By contrast, Python is not designed that way. It does have the possibility of building an asynchronous and event-driven app with the help of special tools. Such a module as asyncio makes it possible to write asynchronous code in Python as it would be done in Node.js. Yet, this library is not built in most Python frameworks, and in any case, it requires some additional hustle.
The event-driven architecture brings Node.js the first point.
NodeJS vs Python: 1 – 0
Since Node.js is faster, it wins a point in terms of Node JS vs Python performance and speed.
NodeJS vs Python: 2 – 0
Python’s syntax is often called the greatest advantage of it. While coding in Python, software developers need to write fewer code lines than if they were coding in Node.js. The syntax is very simple, and it is free of curly brackets. Respectively, the code is much easier to read and debug. In fact, Python code is so readable that it can be understood by clients with some technical background. But again, it depends on personal preferences.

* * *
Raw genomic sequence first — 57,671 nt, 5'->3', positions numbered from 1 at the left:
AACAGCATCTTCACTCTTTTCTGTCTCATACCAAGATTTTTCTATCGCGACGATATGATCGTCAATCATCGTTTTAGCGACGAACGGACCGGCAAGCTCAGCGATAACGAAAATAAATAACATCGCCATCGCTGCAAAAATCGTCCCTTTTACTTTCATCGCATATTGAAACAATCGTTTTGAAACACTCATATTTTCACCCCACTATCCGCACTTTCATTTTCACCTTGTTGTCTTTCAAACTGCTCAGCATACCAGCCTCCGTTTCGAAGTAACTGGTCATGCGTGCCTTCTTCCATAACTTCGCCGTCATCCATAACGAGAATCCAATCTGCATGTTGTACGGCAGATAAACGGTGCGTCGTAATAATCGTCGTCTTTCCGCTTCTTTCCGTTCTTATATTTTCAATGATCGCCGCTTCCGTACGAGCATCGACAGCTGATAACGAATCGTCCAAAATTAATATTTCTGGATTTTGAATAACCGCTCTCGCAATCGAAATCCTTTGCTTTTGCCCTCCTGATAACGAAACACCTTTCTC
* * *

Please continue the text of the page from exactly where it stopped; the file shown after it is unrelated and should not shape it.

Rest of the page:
Only because Python syntax is easier to understand and to learn for beginners than the syntax of Node.js, Python wins a point here.
NodeJS vs Python: 2 – 1
For the app to be scalable, multithreading needs to be enabled. Yet, Python does not support multithreading because it uses Global Interpreter Lock (GIL). Although Python has libs for multithreading, it is not “true” multithreading. Even if you have multiple threads, GIL does not let Python interpreter perform a few tasks simultaneously but makes it run only one thread at a time. Python has to use GIL even though it negatively affects performance because Python’s memory management is not thread-safe. Furthermore, Python is dynamically-typed. Yet, dynamically-typed languages are not suitable for large projects with the growing development team. When growing, the system gradually becomes excessively complex and difficult to maintain.